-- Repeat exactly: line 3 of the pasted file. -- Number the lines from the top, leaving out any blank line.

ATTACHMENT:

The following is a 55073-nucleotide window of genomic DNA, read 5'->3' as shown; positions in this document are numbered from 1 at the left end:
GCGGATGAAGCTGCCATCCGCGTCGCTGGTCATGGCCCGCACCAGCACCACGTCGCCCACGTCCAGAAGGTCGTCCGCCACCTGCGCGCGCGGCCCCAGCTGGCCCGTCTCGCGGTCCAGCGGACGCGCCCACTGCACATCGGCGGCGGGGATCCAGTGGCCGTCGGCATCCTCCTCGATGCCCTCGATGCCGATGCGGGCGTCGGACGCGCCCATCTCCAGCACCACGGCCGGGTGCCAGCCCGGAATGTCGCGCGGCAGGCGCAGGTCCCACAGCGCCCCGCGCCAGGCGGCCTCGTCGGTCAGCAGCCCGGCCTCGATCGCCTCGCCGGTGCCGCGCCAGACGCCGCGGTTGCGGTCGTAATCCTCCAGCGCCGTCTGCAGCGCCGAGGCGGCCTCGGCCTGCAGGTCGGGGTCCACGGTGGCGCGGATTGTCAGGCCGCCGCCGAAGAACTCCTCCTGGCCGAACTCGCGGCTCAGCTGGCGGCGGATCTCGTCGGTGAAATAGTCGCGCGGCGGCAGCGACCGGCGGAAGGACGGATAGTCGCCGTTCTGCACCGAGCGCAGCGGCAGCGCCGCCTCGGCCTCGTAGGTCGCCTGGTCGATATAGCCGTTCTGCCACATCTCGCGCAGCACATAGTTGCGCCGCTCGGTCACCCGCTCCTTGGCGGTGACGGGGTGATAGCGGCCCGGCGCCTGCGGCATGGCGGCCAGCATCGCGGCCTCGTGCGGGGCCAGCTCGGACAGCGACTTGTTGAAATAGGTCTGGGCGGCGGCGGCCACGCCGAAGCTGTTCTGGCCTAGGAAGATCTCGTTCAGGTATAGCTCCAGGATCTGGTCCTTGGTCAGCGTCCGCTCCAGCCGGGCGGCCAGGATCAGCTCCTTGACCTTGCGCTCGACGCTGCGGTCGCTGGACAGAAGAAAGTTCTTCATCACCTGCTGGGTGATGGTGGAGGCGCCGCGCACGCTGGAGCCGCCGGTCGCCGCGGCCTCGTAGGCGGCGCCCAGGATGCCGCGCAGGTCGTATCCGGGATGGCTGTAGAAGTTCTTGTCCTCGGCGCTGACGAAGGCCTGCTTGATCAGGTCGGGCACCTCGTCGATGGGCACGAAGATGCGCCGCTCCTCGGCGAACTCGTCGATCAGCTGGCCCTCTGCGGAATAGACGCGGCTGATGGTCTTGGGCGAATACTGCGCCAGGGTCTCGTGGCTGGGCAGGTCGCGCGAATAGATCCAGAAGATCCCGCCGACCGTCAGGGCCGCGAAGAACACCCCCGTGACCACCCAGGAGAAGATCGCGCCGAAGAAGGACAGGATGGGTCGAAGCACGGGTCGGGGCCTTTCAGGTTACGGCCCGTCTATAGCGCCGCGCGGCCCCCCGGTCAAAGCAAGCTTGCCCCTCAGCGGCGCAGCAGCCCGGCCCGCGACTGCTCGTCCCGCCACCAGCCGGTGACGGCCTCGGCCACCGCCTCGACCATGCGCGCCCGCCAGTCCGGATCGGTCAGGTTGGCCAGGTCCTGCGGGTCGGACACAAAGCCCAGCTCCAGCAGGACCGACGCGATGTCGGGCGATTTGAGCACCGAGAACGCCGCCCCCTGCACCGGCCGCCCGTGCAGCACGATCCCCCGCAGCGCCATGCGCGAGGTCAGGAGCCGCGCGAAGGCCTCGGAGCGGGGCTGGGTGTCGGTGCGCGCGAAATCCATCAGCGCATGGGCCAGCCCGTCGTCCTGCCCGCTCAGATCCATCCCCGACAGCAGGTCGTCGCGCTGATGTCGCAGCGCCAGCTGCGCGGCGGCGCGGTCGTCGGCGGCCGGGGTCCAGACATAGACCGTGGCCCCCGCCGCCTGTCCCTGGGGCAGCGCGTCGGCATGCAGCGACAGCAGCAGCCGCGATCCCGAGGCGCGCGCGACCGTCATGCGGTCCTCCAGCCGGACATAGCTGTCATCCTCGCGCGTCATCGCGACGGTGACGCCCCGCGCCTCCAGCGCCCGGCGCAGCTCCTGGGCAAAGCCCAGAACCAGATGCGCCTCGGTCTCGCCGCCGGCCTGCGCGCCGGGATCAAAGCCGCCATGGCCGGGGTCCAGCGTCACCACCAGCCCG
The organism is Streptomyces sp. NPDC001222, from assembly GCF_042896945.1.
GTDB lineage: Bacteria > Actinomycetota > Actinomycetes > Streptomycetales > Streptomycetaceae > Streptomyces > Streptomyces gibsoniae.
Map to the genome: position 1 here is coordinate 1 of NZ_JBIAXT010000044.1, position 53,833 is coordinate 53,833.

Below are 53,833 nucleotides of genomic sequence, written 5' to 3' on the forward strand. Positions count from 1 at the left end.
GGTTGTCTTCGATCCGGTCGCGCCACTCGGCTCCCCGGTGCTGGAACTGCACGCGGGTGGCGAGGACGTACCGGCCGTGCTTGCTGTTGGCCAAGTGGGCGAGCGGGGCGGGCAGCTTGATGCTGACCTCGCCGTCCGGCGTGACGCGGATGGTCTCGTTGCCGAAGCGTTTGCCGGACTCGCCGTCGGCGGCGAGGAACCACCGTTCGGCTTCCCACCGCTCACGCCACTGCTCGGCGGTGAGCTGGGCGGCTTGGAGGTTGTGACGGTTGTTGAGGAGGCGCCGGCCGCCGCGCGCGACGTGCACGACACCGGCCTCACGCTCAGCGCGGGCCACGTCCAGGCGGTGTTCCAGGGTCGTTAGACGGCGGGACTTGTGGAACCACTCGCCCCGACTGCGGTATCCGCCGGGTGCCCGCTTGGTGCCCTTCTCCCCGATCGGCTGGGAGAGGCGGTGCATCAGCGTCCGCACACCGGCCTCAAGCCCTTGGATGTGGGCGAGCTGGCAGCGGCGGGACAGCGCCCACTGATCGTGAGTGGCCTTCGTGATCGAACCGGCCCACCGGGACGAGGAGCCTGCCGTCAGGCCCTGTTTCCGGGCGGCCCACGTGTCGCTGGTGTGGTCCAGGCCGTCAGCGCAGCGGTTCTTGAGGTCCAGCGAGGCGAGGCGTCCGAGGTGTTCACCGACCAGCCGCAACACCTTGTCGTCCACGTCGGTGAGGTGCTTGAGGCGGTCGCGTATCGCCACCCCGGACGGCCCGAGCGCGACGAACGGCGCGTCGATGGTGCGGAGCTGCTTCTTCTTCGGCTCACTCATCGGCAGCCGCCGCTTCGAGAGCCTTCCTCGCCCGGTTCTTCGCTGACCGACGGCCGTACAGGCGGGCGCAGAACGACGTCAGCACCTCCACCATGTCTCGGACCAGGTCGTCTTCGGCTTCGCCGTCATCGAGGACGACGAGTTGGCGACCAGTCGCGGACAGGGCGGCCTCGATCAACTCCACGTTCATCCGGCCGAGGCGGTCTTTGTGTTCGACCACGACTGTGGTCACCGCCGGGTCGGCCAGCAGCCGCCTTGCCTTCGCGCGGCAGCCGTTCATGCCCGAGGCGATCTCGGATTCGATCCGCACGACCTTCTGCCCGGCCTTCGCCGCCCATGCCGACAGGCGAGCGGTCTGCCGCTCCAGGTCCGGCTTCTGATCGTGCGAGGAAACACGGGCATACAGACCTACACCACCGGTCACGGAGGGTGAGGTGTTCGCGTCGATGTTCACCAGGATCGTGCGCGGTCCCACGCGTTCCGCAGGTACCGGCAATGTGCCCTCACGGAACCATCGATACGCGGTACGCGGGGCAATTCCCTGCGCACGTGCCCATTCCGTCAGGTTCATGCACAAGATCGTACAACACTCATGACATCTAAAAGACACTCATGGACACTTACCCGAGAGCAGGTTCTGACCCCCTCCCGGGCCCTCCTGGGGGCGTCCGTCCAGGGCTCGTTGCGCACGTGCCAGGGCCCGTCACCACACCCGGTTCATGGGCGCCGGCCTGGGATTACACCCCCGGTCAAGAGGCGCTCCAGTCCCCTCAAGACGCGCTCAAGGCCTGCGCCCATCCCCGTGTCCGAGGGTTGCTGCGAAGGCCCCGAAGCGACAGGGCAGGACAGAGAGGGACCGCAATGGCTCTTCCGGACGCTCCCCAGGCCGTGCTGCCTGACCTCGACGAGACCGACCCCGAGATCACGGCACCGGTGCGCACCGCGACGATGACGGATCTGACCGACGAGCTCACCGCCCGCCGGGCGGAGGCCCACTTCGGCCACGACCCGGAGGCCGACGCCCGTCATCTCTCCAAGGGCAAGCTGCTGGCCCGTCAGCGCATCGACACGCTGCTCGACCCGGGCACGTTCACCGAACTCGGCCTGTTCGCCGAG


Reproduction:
The organism is Streptomyces sp. NPDC001222, from assembly GCF_042896945.1.